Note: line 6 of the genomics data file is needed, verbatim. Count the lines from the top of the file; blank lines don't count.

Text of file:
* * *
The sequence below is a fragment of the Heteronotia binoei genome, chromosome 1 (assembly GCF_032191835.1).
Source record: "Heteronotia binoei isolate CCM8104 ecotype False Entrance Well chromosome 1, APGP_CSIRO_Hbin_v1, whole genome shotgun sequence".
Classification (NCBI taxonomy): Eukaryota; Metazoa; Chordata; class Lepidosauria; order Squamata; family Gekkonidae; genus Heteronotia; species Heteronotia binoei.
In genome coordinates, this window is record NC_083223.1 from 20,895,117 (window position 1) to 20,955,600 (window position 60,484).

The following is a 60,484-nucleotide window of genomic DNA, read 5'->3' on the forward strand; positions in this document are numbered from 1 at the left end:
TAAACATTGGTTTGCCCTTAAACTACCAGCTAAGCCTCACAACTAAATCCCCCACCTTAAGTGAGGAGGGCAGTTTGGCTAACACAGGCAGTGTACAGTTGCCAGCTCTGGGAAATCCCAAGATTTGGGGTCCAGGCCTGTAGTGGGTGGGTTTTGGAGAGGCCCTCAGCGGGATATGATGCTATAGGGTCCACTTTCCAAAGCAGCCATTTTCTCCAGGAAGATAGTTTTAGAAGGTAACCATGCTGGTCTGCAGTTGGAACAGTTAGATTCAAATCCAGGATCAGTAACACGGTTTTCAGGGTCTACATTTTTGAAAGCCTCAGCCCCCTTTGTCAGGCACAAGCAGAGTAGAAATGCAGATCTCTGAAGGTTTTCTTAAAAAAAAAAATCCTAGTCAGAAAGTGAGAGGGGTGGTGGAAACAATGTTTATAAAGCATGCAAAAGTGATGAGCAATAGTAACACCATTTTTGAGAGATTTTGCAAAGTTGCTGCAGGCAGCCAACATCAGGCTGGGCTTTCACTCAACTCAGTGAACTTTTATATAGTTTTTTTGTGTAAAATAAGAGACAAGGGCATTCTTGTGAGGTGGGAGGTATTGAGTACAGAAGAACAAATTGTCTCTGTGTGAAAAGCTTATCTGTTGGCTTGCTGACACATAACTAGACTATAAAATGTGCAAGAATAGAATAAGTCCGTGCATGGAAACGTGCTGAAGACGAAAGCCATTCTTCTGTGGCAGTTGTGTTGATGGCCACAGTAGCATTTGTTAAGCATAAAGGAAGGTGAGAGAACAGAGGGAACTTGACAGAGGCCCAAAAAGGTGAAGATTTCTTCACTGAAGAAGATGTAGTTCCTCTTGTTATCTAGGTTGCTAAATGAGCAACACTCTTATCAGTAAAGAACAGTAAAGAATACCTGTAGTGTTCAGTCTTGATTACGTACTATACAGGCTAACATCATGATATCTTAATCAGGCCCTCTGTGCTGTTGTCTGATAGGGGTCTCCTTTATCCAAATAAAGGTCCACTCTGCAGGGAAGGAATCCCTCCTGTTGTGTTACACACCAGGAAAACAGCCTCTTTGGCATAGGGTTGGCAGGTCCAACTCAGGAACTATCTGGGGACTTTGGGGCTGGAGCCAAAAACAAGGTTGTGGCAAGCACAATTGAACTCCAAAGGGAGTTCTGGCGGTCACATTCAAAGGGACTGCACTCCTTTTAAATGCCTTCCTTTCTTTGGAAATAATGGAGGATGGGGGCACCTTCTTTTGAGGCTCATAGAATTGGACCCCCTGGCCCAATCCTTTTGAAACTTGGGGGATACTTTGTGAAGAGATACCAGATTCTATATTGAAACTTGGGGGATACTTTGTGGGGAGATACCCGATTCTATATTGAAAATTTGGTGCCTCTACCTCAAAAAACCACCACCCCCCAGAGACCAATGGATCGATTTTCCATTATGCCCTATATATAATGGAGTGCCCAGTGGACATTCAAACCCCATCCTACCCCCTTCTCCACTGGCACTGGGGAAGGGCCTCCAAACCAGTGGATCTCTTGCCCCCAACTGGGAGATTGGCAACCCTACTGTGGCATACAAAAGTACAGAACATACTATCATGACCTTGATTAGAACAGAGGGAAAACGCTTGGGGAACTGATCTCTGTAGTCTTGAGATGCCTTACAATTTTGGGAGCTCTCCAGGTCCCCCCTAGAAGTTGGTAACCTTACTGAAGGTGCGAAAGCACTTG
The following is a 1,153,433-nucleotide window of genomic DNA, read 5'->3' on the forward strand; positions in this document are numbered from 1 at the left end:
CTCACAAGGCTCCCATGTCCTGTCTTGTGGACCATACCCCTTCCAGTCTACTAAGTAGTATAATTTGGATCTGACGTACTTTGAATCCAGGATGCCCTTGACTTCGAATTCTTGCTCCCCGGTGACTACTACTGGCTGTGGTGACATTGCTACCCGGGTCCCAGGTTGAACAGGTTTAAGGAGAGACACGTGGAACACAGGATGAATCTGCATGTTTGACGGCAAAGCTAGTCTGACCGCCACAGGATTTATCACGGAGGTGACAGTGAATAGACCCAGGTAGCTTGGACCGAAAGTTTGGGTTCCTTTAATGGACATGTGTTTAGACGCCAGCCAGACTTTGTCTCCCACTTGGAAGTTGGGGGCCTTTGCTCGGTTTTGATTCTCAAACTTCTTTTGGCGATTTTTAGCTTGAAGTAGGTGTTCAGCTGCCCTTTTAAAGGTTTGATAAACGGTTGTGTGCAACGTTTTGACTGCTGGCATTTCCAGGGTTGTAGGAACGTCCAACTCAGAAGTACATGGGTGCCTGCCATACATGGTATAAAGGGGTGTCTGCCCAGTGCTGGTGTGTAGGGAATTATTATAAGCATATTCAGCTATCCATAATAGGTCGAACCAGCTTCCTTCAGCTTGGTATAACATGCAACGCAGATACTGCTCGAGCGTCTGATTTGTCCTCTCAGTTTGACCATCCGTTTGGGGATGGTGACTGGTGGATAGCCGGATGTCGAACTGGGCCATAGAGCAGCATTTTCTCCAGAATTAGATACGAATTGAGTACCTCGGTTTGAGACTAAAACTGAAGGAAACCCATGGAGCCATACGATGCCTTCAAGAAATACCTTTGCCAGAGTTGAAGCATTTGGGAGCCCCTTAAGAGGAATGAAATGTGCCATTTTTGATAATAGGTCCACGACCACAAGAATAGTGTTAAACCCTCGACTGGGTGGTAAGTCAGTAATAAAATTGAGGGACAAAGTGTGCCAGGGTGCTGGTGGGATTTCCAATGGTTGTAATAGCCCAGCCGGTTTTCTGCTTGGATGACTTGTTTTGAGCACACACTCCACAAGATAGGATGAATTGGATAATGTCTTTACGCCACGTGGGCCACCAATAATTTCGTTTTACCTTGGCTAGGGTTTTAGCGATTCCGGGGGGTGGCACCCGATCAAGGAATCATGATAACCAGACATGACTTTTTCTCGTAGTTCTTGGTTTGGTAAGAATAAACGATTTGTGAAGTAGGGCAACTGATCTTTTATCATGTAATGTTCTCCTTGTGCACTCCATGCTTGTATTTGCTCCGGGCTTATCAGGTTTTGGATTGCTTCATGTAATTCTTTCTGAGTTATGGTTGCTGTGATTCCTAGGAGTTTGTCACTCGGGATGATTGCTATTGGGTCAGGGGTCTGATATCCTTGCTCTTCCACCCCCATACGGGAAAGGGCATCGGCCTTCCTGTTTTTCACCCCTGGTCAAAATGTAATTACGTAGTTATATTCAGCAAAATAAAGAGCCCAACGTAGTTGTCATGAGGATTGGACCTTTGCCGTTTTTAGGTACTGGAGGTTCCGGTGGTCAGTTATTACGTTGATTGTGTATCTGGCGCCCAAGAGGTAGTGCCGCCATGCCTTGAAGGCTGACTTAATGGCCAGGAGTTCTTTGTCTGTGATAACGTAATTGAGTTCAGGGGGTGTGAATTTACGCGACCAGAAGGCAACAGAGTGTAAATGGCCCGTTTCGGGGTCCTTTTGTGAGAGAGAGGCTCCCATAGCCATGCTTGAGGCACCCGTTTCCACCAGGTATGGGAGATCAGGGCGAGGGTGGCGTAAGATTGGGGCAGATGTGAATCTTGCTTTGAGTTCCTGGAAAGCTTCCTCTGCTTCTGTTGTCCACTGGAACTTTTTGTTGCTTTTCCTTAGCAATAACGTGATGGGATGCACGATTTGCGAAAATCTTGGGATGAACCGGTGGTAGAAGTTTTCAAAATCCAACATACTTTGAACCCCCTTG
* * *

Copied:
TAAACATTGGTTTGCCCTTAAACTACCAGCTAAGCCTCACAACTAAATCCCCCACCTTAAGTGAGGAGGGCAGTTTGGCTAACACAGGCAGTGTACAGTTGCCAGCTCTGGGAAATCCCAAGATTTGGGGTCCAGGCCTGTAGTGGGTGGGTTTTGGAGAGGCCCTCAGCGGGATATGATGCTATAGGGTCCACTTTCCAAAGCAGCCATTTTCTCCAGGAAGATAGTTTTAGAAGGTAACCATGCTGGTCTGCAGTTGGAACAGTTAGATTCAAATCCAGGATCAGTAACACGGTTTTCAGGGTCTACATTTTTGAAAGCCTCAGCCCCCTTTGTCAGGCACAAGCAGAGTAGAAATGCAGATCTCTGAAGGTTTTCTTAAAAAAAAAAATCCTAGTCAGAAAGTGAGAGGGGTGGTGGAAACAATGTTTATAAAGCATGCAAAAGTGATGAGCAATAGTAACACCATTTTTGAGAGATTTTGCAAAGTTGCTGCAGGCAGCCAACATCAGGCTGGGCTTTCACTCAACTCAGTGAACTTTTATATAGTTTTTTTGTGTAAAATAAGAGACAAGGGCATTCTTGTGAGGTGGGAGGTATTGAGTACAGAAGAACAAATTGTCTCTGTGTGAAAAGCTTATCTGTTGGCTTGCTGACACATAACTAGACTATAAAATGTGCAAGAATAGAATAAGTCCGTGCATGGAAACGTGCTGAAGACGAAAGCCATTCTTCTGTGGCAGTTGTGTTGATGGCCACAGTAGCATTTGTTAAGCATAAAGGAAGGTGAGAGAACAGAGGGAACTTGACAGAGGCCCAAAAAGGTGAAGATTTCTTCACTGAAGAAGATGTAGTTCCTCTTGTTATCTAGGTTGCTAAATGAGCAACACTCTTATCAGTAAAGAACAGTAAAGAATACCTGTAGTGTTCAGTCTTGATTACGTACTATACAGGCTAACATCATGATATCTTAATCAGGCCCTCTGTGCTGTTGTCTGATAGGGGTCTCCTTTATCCAAATAAAGGTCCACTCTGCAGGGAAGGAATCCCTCCTGTTGTGTTACACACCAGGAAAACAGCCTCTTTGGCATAGGGTTGGCAGGTCCAACTCAGGAACTATCTGGGGACTTTGGGGCTGGAGCCAAAAACAAGGTTGTGGCAAGCACAATTGAACTCCAAAGGGAGTTCTGGCGGTCACATTCAAAGGGACTGCACTCCTTTTAAATGCCTTCCTTTCTTTGGAAATAATGGAGGATGGGGGCACCTTCTTTTGAGGCTCATAGAATTGGACCCCCTGGCCCAATCCTTTTGAAACTTGGGGGATACTTTGTGAAGAGATACCAGATTCTATATTGAAACTTGGGGGATACTTTGTGGGGAGATACCCGATTCTATATTGAAAATTTGGTGCCTCTACCTCAAAAAACCACCACCCCCCAGAGACCAATGGATCGATTTTCCATTATGCCCTATATATAATGGAGTGCCCAGTGGACATTCAAACCCCATCCTACCCCCTTCTCCACTGGCACTGGGGAAGGGCCTCCAAACCAGTGGATCTCTTGCCCCCAACTGGGAGATTGGCAACCCTACTGTGGCATACAAAAGTACAGAACATACTATCATGACCTTGATTAGAACAGAGGGAAAACGCTTGGGGAACTGATCTCTGTAGTCTTGAGATGCCTTACAATTTTGGGAGCTCTCCAGGTCCCCCCTAGAAGTTGGTAACCTTACTGAAGGTGCGAAAGCACTTG